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Mr Summers,
I am writing in response to your speech, which addressed the issue of the lack of women in science. After reading the speech and your apology, I do believe you realize what you said was wrong and disrespectful towards women. There are several ideas that you brought up in your speech that I would like to discuss in more detail with you.
Although you were speaking “unofficially? when you said the following, I believe your words should be taken seriously. First, when you discuss the idea that women do not want jobs that require 80 work weeks because women are more concerned with being mothers than working full time. The fact that you said this is absolutely appalling to me. Not only do I disagree with this statement, but Ellen Bublick also disagrees. Her argument uses the Supreme Court as evidence that the stereotypical gender roles are “endemic to the discrimination against women.? She also states that “the problem with viewing women as mothers first and workers second is that it sterotypes them right out of significant jobs? such as the ones you speak of in science and engineering.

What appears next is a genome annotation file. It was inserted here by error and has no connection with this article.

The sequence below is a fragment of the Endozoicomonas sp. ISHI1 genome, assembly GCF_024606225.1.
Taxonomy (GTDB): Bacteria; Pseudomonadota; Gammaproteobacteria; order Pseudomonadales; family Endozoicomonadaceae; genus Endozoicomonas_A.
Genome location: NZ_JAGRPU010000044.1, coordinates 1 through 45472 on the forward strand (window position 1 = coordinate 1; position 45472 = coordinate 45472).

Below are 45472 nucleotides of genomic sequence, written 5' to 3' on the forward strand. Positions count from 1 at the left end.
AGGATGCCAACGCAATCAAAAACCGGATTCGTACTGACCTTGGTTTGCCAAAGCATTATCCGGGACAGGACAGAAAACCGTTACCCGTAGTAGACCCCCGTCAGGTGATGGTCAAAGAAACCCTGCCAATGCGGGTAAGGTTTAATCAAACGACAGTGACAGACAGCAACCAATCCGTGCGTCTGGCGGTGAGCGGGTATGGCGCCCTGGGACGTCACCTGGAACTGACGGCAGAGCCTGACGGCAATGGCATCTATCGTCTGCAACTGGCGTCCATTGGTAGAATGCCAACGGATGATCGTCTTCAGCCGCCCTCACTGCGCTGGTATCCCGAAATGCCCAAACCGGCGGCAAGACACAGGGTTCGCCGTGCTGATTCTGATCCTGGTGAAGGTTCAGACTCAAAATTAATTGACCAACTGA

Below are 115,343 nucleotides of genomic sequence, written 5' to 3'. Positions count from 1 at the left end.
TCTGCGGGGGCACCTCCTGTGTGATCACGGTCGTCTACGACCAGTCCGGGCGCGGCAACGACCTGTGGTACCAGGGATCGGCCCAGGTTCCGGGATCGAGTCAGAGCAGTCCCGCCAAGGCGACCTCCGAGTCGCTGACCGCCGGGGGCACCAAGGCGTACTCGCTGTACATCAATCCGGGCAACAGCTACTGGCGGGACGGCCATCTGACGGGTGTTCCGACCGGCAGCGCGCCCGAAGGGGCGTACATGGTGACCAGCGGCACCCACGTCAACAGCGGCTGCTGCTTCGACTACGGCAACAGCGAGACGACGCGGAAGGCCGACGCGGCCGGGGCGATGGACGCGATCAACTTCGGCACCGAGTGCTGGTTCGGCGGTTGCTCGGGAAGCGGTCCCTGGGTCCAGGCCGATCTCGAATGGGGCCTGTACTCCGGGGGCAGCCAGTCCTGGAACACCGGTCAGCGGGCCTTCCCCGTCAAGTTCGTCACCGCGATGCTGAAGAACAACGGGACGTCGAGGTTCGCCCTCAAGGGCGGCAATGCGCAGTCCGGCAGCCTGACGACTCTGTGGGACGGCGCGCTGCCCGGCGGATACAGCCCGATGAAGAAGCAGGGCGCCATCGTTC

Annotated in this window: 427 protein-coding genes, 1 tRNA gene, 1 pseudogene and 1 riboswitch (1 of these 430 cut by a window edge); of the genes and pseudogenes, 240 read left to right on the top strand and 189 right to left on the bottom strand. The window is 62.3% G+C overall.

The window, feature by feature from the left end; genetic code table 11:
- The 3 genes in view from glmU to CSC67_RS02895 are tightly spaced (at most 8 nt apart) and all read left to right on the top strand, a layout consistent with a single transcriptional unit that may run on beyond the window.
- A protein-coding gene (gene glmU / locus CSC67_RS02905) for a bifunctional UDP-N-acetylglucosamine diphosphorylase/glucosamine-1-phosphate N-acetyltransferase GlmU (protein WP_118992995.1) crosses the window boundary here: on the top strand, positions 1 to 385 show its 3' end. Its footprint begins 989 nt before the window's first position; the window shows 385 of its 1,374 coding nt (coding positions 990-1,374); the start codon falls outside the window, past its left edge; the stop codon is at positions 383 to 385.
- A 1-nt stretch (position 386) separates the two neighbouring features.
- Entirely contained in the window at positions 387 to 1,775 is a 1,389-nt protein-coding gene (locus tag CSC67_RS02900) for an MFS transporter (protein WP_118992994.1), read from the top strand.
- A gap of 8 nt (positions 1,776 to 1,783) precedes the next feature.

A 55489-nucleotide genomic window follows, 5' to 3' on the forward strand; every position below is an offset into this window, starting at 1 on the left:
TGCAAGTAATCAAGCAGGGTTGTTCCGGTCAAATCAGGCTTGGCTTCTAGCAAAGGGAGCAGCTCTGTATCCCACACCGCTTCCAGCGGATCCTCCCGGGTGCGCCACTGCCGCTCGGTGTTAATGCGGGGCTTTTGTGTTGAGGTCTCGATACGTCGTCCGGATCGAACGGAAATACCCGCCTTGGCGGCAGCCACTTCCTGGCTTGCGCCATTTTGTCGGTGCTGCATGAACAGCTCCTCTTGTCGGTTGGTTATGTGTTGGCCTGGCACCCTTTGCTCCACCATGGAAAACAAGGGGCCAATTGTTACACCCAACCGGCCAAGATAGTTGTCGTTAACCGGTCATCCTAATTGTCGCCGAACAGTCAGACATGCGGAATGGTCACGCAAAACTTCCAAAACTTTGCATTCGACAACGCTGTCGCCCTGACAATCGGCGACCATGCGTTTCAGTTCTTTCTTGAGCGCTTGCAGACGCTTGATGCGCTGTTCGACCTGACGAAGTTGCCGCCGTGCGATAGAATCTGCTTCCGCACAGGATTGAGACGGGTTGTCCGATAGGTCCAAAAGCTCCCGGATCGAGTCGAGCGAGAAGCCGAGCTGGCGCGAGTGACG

You also cited intrinsic aptitude as a reason for the lack of women in science and engineering. Bublick also counters your speech by noting that research has shown that women are not merely “little men.? Women have the ability to learn just as well as men. Although our bodies and mindsets are different, the ability to learn is the same for both sexes in my eyes. If the ability is there, success will follow. However, the success for women may be in another field outside of engineering and science. Women choose to work in other fields- they do not choose to because aren’t smart enough to be an engineer.
“Unofficially speaking? as a female engineering student, I do have the aptitude to become an engineer. I do have the ability to succeed in a male dominated field. I am personally insulted by your speech, and I believe you got what you deserved.

Blog Ten